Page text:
NORMAL, Ala. (WHNT) – One degree, two career paths. That’s the idea behind Alabama A&M’s new program, AAMUTeach. The program looks to prepare its graduates to teach STEM subjects in secondary schools.

Alabama A&M celebrated the launch of the AAMUTeach Program Wednesday afternoon. It’s a program that’ll combine subject matter preparation with secondary teaching certification without adding any extra time or cost to four-year degrees.

UTeach is a renowned university-based STEM teacher preparation program founded at The University of Texas at Austin. With the introduction of AAMUTeach, Alabama A&M joins more than 50 universities across the nation and only three other Historically Black Universities (Norfolk State, Virginia State, and Prairie View A&M) that have implemented the UTeach model.

“Many students have a passion to teach. Once they are in our program, we have the support for them financially, academically, and socially. We’re going to provide them with what they need to see what their real calling is,” said AAMUTeach Education Co-Director Dr. Vernessa Edwards.

Dr. Edwards says Alabama A&M leads the state in producing minority stem graduates. She’s hoping this program will help to address the state’s educator shortage.

“Our Alabama schools right now are short…1500 teacher shortage currently…we’re going to bridge that gap. We’re going to fill that gap,” added Edwards.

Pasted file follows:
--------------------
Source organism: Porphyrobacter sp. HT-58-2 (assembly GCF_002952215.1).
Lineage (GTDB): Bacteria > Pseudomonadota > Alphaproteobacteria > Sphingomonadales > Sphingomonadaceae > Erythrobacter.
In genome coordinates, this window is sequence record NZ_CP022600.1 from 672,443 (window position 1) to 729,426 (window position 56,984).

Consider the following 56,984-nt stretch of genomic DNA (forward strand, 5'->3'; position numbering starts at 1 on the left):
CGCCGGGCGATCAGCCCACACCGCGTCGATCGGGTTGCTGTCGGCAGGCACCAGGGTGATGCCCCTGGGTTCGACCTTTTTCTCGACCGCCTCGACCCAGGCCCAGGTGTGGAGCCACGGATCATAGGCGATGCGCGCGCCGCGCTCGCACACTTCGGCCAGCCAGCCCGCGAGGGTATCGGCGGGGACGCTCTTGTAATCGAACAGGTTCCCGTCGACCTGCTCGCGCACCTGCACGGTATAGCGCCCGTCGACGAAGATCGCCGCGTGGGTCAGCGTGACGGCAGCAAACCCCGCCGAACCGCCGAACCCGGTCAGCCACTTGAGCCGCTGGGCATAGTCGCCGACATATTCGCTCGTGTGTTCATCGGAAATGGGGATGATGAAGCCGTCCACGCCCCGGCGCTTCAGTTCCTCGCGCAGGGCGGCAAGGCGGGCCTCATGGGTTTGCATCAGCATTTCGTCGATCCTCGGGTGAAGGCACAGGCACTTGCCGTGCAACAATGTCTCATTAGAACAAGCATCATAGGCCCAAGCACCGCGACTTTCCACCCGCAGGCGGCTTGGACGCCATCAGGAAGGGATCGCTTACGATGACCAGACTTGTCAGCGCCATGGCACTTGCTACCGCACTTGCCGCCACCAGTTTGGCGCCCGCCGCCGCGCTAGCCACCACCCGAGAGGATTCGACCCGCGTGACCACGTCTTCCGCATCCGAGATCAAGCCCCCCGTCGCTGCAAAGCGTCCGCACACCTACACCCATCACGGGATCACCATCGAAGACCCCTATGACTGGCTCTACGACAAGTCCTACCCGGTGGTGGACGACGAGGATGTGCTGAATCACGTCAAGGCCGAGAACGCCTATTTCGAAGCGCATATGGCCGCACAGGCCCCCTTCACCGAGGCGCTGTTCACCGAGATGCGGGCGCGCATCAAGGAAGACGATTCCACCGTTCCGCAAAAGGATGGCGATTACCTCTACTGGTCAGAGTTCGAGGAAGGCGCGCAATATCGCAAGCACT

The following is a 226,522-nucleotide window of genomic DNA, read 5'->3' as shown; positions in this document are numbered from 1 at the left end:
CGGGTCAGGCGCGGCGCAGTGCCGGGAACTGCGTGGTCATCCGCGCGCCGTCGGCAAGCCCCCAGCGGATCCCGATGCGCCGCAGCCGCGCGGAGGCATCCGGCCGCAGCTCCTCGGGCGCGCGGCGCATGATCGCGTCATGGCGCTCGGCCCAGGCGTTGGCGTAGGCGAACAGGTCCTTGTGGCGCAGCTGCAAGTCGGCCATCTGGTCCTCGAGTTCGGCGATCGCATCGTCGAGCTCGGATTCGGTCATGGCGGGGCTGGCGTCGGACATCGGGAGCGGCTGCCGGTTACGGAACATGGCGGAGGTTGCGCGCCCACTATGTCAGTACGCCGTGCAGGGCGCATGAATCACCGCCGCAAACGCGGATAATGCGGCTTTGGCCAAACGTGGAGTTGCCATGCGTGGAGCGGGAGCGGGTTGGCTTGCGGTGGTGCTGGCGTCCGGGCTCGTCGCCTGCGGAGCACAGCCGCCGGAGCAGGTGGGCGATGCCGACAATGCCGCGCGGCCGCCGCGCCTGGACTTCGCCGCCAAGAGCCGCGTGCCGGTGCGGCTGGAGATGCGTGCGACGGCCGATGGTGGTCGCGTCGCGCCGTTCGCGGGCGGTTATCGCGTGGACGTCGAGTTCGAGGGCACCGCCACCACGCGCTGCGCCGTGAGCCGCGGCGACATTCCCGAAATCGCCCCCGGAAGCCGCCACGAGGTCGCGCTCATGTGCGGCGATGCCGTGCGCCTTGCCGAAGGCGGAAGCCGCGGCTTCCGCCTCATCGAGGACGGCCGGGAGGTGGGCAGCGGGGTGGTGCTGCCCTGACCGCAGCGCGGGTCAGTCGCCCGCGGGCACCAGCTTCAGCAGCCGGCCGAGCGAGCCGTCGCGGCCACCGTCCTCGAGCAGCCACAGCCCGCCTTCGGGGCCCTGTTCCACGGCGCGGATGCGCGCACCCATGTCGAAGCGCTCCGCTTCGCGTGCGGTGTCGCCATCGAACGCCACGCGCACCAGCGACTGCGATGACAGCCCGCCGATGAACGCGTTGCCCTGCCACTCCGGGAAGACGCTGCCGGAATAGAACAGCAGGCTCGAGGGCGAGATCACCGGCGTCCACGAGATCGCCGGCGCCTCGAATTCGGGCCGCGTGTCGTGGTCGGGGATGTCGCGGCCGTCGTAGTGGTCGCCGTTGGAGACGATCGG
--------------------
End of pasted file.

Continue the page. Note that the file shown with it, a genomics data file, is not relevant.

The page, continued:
Six universities were selected to launch programs this year through over $14 million in Alabama STEM Council grant funding. A $2 million grant from the Alabama Commission on Higher Education will create AAMUTeach.

Alabama STEM councilmember Lawrence Cooper says he’s looking forward to how the program at A&M will impact students.

“They’re already producing outstanding STEM graduates. Let’s get them exposed to education and, hopefully, have them go into Alabama’s education workforce. A&M is part of a group of universities really taking the lead in getting STEM, not just the UTeach Program, but STEM education a leg up here for our state,” said Cooper. 

Collectively, the university-based Alabama UTeach programs are expected to produce up to 530 STEM teachers for the state during the grant period. Up to 100 students will form the first cohort of AAMUTeach in August.